Chris Tillman brilliant, combines to one-hit Tigers for 3-0 Orioles win

DETROIT — Orioles right-hander Chris Tillman said throughout the first half that he felt he was close to being the starter who gave his team a chance to win every outing; he just wasn't there yet.

In his first start of the second half, Tillman was there — and then some — in a 3-0 victory over the Detroit Tigers that halted the Orioles' three-game losing streak and returned them to .500 (45-45).


However, Tillman, the club's two-time Opening Day starter, isn't proclaiming himself back just yet.

"Getting closer. That's one, I got a lot more to go," said Tillman, who evened his record at 7-7 with his best performance of 2015: A season-high eight scoreless innings while allowing just one hit, one walk and striking out a season-best eight. "I've got to do it consistently to get back to where I was last year and the year before. I was happy with it, but we got to do it again."


After allowing a leadoff single to Ian Kinsler on his first pitch of the game and then issuing a walk two batters later to Victor Martinez, Tillman completely shut down the Tigers offense, retiring the final 23 batters he faced.

"A little reminder, Chris was one of the best pitchers last year in the American League," Orioles manager Buck Showalter said. "It's one of the best offensive teams in the league, maybe in baseball. So that makes it doubly impressive."

Bothered by erratic fastball command for much of the season, Tillman was hitting his spots Saturday with all of his pitches, mixing up a 93-mph fastball with his changeup and curve. Take away Kinsler's leadoff single and Tillman potentially could have captured his first no-hitter as a big leaguer. In 2010, he threw a nine-inning no-hitter for Triple-A Norfolk.

"I didn't really realize it," Tillman said of the 23 straight outs. "When [Showalter] told me I was done, I glanced up and realized it then. During the course of the game, I'm just trying to focus on the next hitter and next pitch.

So Tillman has to settle for his fifth career one-hitter of six innings or more and his first of at least eight innings since Sept. 28, 2012. He has now won five consecutive decisions after starting the year 2-7 and has lowered his ERA to under 5.00 (4.96) for the first time since April 6, his first start of the year. With 105 pitches thrown, Tillman gave way in the ninth to closer Zach Britton, who picked up his 24th save with a perfect inning.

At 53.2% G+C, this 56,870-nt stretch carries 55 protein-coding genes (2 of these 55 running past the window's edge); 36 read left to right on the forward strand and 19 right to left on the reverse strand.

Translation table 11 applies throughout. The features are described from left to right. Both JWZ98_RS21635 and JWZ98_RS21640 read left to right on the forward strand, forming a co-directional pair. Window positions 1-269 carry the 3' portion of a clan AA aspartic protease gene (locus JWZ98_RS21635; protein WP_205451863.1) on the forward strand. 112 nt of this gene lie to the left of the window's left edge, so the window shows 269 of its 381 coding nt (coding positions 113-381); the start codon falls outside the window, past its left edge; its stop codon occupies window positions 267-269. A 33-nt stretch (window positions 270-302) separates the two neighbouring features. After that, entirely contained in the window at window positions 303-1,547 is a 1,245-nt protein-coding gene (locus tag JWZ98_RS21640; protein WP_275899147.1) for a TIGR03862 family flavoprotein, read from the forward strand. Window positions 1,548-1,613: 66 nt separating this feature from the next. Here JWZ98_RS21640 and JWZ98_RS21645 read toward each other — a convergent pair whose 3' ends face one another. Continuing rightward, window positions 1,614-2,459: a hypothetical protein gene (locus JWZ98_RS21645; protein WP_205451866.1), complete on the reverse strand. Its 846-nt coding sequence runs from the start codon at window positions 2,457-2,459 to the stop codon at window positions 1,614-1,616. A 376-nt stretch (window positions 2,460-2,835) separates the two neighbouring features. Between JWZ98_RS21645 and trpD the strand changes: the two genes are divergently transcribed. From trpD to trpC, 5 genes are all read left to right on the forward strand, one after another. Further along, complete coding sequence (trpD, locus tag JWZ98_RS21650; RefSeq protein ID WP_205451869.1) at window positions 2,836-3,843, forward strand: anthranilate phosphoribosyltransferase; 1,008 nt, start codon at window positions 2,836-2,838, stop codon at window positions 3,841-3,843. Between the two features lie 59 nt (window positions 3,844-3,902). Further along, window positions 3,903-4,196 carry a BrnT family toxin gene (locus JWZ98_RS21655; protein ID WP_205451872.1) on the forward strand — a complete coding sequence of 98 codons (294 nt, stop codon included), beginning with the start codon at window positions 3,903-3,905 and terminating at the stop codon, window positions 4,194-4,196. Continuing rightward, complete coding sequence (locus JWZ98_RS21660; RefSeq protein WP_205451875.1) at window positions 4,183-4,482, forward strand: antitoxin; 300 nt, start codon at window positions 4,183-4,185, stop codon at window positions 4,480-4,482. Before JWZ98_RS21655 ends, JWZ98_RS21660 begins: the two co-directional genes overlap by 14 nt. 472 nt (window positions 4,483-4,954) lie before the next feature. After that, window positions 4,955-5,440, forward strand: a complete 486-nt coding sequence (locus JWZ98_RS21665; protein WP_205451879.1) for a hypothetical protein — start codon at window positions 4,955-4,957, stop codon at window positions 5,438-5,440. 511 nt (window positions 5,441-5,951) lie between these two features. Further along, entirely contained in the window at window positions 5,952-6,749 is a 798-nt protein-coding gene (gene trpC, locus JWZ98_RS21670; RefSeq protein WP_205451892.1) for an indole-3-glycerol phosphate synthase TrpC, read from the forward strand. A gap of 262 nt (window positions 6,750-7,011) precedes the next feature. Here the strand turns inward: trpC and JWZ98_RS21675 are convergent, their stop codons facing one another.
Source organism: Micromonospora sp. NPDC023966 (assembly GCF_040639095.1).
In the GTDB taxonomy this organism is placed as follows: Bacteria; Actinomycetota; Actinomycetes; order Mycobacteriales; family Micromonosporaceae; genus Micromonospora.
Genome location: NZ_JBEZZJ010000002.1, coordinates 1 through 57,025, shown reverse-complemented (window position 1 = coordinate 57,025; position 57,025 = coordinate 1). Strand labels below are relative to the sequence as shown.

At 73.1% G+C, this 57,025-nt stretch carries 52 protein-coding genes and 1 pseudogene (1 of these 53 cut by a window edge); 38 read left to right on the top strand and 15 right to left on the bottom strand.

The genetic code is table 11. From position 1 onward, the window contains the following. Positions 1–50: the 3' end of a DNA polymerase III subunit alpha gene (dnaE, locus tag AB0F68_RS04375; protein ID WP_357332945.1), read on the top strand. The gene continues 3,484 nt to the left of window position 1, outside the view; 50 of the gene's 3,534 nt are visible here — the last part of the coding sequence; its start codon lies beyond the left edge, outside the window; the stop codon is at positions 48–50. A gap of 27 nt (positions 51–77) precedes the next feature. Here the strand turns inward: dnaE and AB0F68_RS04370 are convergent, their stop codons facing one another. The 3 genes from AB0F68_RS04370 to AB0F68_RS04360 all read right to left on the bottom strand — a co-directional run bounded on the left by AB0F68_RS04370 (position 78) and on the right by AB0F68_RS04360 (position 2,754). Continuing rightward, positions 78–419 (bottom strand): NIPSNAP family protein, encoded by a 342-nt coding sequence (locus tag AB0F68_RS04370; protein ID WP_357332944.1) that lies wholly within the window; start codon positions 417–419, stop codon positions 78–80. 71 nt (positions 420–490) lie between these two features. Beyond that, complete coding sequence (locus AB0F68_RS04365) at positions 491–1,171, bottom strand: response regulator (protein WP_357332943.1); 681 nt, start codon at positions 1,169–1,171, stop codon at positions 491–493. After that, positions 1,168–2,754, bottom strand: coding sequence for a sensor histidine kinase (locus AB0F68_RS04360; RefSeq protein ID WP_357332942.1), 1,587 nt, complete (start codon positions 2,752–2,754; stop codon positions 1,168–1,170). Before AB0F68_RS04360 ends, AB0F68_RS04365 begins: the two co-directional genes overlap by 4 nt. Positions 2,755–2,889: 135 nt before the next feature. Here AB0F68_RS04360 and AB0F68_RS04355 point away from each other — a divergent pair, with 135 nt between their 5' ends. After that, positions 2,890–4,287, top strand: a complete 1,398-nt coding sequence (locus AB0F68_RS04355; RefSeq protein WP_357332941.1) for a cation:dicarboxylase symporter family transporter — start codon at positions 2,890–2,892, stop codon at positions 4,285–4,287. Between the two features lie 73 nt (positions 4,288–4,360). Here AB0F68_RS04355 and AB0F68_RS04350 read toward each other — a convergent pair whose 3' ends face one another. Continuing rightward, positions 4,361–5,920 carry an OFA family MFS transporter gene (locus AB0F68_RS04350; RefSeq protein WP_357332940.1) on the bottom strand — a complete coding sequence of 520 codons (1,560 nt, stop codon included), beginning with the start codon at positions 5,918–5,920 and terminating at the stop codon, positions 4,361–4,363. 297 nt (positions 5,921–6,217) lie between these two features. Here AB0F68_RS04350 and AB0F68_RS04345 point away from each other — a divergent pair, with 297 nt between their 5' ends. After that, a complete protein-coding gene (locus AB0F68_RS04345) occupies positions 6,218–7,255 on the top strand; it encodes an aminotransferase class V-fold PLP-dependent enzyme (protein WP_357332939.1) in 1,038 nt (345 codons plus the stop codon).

Playing before an announced 40,033 at Comerica Park, the Tigers (45-45) wasted a gem by their ace, lefty David Price, who basically made one costly pitch.

With one out in the third, Orioles third baseman Manny Machado lifted an 81-mph curveball from Price over the left-field wall for his 20th homer of the season. It gave the Orioles a 1-0 lead and the 23-year-old Machado the first 20-homer season of his young career. He also broke a tie with Chris Davis for the team lead in homers.

"When you've got a pitcher up there like Price, throwing well, dominating, [you do] anything possible," Machado said. "You try to get on base or hit a homer. When you get an early lead on that guy, it is something you need to [keep], especially with a guy like that."


Price, who was making the 200th start of his splendid career, was superb again. Through four innings, he had already fanned 10 batters — the third time this season and 28th time as a big leaguer that he has struck out at least 10.

The last time the Orioles faced Price was Oct. 5, 2014 in Game 3 of the American League Division Series. He threw well in that one, too, but served up a two-run homer to Nelson Cruz and was outdueled by Bud Norris as the Orioles won, 2-1, to clinch the series.

In his career against the Orioles, the 2012 Cy Young Award winner for the Tampa Bay Rays was 7-3 with a 2.82 ERA in 17 starts heading into Saturday night.

"You know that Price is going to be real stingy there, so we had to make use of what we've got," Showalter said. "But it looked like it was going to be a 1-0 game."

Price (9-3) allowed just six hits in seven innings, walking just one. After Machado's homer, the Orioles didn't get a runner to second base until Adam Jones led off the sixth with a double to left that just missed clearing the wall.

It set up an opportunity for the Orioles to improve on their skid with runners in scoring position. Instead, they went hitless in four at-bats in the inning, getting two strikeouts, a groundout and an error by Detroit third baseman Nick Castellanos. But they didn't score a run.


They finally broke through in the ninth when Caleb Joseph hit a two-out sinking liner to center against reliever Bruce Rondon that Anthony Gose couldn't catch.

Up until that point, the Orioles had been 8-for-100 (.080) with runners in scoring position dating to June 29 and were 2-for-60 (.033) in those situations since the seventh inning on July 5.

Joseph's clutch hit gave the Orioles breathing room and a chance at a series win Sunday when right-handers Miguel Gonzalez and Justin Verlander face off.

The story of the night, though, was Tillman improving to 4-0 against the Tigers in his career and reminding himself and others how good he can be.

"It was awesome. It was much needed for him and much needed for the team," Machado said. "His last couple starts he's been getting back in the groove, so it feels good to see him throwing the ball well, controlling his pitches and dominating with that fastball that he has. We're looking forward to him taking this team to the playoffs, where it needs to go."